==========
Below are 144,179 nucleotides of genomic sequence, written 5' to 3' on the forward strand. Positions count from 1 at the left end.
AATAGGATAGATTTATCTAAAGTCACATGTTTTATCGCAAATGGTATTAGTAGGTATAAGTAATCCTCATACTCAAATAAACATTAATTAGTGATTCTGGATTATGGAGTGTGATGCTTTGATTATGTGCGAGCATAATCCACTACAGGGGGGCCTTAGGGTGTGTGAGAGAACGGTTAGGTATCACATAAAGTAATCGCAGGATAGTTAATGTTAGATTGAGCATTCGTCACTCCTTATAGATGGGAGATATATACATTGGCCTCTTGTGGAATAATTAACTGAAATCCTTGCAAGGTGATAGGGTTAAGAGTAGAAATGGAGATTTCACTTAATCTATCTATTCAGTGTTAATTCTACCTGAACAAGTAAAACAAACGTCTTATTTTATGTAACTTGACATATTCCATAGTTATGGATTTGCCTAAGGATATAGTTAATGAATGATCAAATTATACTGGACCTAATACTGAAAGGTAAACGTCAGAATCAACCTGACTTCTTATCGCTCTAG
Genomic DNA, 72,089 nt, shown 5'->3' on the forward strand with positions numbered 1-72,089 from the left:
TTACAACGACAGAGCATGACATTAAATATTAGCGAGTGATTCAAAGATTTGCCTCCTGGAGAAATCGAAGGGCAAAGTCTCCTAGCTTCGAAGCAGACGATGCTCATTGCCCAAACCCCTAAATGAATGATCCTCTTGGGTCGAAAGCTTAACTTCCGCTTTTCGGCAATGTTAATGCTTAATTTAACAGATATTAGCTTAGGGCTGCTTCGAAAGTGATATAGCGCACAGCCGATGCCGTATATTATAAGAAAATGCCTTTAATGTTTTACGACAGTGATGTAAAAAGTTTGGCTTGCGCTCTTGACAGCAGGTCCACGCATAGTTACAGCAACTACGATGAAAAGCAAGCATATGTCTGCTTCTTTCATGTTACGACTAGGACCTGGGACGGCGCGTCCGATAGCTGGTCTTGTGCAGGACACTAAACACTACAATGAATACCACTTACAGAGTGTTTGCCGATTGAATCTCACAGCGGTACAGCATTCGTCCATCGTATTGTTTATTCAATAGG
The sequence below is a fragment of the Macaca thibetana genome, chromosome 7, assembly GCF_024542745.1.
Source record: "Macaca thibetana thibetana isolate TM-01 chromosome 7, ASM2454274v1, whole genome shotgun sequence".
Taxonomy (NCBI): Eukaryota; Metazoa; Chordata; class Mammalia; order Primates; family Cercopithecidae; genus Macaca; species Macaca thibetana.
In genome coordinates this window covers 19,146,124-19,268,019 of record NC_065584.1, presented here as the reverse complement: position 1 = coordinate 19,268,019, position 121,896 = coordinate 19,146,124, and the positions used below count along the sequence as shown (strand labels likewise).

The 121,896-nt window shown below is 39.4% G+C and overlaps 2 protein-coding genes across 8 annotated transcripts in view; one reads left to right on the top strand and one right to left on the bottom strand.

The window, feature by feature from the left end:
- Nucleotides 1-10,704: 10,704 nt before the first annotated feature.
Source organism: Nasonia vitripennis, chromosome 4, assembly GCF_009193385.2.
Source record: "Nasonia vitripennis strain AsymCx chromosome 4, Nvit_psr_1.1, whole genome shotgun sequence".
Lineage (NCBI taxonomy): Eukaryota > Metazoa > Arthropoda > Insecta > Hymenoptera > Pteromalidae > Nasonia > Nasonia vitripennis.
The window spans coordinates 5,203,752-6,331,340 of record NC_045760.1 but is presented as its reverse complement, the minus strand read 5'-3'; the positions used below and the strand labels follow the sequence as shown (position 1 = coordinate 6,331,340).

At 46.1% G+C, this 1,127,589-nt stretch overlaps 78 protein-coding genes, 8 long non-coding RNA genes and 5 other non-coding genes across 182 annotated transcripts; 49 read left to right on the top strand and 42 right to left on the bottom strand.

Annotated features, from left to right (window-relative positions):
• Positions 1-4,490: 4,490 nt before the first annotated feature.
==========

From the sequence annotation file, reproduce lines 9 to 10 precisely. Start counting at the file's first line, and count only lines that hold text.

The 121,896-nt window shown below is 39.4% G+C and overlaps 2 protein-coding genes across 8 annotated transcripts in view; one reads left to right on the top strand and one right to left on the bottom strand.

The window, feature by feature from the left end: